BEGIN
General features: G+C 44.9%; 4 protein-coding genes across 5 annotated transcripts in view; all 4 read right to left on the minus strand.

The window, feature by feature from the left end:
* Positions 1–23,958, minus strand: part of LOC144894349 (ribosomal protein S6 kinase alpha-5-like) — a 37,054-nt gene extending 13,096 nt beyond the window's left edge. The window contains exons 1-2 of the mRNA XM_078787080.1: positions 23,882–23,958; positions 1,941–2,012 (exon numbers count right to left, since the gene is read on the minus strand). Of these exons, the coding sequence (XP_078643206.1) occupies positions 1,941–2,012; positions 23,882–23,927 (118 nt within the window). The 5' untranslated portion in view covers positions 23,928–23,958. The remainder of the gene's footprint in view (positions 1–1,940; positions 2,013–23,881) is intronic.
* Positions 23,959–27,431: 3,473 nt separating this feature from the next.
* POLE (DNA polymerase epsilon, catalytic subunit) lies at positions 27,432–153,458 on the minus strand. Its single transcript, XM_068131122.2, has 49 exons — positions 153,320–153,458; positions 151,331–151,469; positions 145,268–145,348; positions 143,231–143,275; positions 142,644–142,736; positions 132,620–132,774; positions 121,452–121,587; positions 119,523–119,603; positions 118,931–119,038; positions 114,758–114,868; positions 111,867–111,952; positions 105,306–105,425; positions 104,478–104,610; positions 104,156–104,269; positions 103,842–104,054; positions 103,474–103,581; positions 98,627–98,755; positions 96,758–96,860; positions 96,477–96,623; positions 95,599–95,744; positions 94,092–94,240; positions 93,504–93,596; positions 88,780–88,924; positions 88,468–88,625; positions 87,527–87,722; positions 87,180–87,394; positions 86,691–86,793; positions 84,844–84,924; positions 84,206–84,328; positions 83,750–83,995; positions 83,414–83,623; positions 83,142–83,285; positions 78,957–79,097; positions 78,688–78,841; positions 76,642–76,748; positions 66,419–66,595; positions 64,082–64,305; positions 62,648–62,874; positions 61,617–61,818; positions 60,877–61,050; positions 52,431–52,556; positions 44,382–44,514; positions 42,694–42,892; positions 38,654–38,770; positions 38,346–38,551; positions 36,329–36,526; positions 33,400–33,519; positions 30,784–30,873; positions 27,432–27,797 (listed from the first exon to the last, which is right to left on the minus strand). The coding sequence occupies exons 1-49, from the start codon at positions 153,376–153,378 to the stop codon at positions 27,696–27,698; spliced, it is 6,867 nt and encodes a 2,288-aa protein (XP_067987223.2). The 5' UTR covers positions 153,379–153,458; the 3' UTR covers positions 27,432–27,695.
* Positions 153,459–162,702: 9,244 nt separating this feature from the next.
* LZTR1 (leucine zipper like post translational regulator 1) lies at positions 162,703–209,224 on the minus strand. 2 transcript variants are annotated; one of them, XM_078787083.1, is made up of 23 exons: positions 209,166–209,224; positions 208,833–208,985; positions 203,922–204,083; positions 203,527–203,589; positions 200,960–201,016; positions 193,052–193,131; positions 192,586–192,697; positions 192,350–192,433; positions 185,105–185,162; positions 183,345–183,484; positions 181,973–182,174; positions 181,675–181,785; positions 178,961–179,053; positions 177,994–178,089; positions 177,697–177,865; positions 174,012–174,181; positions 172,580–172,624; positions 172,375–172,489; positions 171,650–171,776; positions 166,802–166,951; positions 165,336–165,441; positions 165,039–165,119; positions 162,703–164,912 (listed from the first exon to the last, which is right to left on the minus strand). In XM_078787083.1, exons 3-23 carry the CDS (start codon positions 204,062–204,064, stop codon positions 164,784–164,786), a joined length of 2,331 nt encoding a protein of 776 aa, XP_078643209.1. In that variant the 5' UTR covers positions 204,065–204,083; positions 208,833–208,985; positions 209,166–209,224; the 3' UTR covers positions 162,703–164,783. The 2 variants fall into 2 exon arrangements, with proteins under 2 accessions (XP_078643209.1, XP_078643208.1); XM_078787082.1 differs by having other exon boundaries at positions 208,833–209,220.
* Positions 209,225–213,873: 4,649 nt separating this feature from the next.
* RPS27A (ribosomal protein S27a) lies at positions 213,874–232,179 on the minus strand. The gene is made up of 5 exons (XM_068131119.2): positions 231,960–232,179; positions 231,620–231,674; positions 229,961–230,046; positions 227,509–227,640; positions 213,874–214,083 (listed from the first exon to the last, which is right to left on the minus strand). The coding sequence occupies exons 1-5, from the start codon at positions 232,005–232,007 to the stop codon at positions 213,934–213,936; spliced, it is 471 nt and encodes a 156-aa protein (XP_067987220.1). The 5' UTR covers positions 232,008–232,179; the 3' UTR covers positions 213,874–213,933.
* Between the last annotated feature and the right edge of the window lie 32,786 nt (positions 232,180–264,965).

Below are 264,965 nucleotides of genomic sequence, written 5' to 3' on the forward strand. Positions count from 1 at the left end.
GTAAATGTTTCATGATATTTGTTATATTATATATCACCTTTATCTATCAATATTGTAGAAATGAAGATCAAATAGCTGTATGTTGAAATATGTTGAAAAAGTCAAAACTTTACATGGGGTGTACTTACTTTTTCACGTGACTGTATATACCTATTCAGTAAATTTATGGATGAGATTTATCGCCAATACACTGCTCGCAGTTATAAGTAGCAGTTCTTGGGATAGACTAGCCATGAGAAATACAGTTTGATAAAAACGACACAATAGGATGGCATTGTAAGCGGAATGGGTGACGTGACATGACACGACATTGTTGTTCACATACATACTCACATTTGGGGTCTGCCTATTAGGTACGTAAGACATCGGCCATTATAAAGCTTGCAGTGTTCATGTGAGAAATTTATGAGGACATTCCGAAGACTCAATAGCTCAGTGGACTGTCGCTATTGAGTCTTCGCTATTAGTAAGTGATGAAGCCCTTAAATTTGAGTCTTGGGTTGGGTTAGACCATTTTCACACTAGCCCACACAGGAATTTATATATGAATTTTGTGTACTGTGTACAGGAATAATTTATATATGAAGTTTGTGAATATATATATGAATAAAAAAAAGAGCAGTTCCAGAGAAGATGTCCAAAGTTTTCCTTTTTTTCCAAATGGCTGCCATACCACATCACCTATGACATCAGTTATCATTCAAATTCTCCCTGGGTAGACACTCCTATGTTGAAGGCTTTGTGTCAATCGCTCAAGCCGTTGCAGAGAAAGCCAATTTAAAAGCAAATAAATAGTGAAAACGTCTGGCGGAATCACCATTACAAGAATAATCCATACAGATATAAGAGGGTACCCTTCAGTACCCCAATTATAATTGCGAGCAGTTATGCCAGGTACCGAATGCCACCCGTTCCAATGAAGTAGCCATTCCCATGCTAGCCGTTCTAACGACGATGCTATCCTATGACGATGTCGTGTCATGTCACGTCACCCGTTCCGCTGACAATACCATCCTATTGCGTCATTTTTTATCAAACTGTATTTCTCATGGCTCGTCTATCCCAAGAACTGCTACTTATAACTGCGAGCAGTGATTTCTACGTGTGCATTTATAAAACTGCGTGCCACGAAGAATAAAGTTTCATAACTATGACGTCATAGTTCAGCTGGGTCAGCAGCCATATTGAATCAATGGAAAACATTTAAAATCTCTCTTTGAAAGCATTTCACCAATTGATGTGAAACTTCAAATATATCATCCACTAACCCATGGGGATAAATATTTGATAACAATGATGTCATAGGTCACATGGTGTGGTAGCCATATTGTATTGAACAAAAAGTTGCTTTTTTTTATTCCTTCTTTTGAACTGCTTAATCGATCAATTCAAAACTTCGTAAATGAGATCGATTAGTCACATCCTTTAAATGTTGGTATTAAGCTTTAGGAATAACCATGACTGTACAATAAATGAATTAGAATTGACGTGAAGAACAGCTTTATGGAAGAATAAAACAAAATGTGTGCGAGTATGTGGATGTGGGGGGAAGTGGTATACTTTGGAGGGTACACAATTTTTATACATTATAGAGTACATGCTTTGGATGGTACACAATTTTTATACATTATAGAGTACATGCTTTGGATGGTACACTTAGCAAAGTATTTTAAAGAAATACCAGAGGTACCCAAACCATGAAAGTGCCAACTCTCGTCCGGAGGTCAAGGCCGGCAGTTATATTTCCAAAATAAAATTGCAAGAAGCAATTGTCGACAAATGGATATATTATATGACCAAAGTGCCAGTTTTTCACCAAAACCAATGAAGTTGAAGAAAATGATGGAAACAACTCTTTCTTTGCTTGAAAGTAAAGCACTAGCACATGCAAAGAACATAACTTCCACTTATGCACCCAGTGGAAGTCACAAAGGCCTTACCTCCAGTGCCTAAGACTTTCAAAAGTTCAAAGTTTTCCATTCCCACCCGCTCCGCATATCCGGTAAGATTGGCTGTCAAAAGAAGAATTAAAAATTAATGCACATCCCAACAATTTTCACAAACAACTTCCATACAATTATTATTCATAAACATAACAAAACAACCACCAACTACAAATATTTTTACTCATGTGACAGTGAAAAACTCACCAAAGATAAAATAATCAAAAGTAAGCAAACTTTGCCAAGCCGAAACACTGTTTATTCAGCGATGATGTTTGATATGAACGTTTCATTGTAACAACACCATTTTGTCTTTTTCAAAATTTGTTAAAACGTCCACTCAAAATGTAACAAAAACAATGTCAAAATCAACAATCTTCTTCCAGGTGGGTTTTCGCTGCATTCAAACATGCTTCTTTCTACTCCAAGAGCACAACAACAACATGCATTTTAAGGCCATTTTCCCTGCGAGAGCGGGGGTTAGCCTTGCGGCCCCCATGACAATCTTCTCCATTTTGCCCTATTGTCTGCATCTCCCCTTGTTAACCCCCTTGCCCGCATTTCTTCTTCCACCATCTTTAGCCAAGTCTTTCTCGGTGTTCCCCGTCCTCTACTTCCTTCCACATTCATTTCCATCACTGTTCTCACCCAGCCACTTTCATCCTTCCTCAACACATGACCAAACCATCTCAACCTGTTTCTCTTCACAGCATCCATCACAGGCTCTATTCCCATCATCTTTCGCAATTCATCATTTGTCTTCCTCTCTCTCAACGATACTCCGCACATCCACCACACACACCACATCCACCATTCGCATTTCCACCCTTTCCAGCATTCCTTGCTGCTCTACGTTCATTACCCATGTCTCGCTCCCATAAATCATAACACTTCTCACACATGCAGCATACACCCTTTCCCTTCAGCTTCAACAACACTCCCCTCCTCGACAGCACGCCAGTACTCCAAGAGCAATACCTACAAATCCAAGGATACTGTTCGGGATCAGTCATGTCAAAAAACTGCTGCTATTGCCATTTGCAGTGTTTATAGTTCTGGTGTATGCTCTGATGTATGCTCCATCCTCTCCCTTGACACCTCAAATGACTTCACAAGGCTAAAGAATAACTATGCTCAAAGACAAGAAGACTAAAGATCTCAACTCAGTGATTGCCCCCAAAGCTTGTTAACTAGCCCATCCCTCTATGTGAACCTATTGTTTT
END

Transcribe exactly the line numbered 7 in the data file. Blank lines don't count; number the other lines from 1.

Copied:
* LZTR1 (leucine zipper like post translational regulator 1) lies at positions 162,703–209,224 on the minus strand. 2 transcript variants are annotated; one of them, XM_078787083.1, is made up of 23 exons: positions 209,166–209,224; positions 208,833–208,985; positions 203,922–204,083; positions 203,527–203,589; positions 200,960–201,016; positions 193,052–193,131; positions 192,586–192,697; positions 192,350–192,433; positions 185,105–185,162; positions 183,345–183,484; positions 181,973–182,174; positions 181,675–181,785; positions 178,961–179,053; positions 177,994–178,089; positions 177,697–177,865; positions 174,012–174,181; positions 172,580–172,624; positions 172,375–172,489; positions 171,650–171,776; positions 166,802–166,951; positions 165,336–165,441; positions 165,039–165,119; positions 162,703–164,912 (listed from the first exon to the last, which is right to left on the minus strand). In XM_078787083.1, exons 3-23 carry the CDS (start codon positions 204,062–204,064, stop codon positions 164,784–164,786), a joined length of 2,331 nt encoding a protein of 776 aa, XP_078643209.1. In that variant the 5' UTR covers positions 204,065–204,083; positions 208,833–208,985; positions 209,166–209,224; the 3' UTR covers positions 162,703–164,783. The 2 variants fall into 2 exon arrangements, with proteins under 2 accessions (XP_078643209.1, XP_078643208.1); XM_078787082.1 differs by having other exon boundaries at positions 208,833–209,220.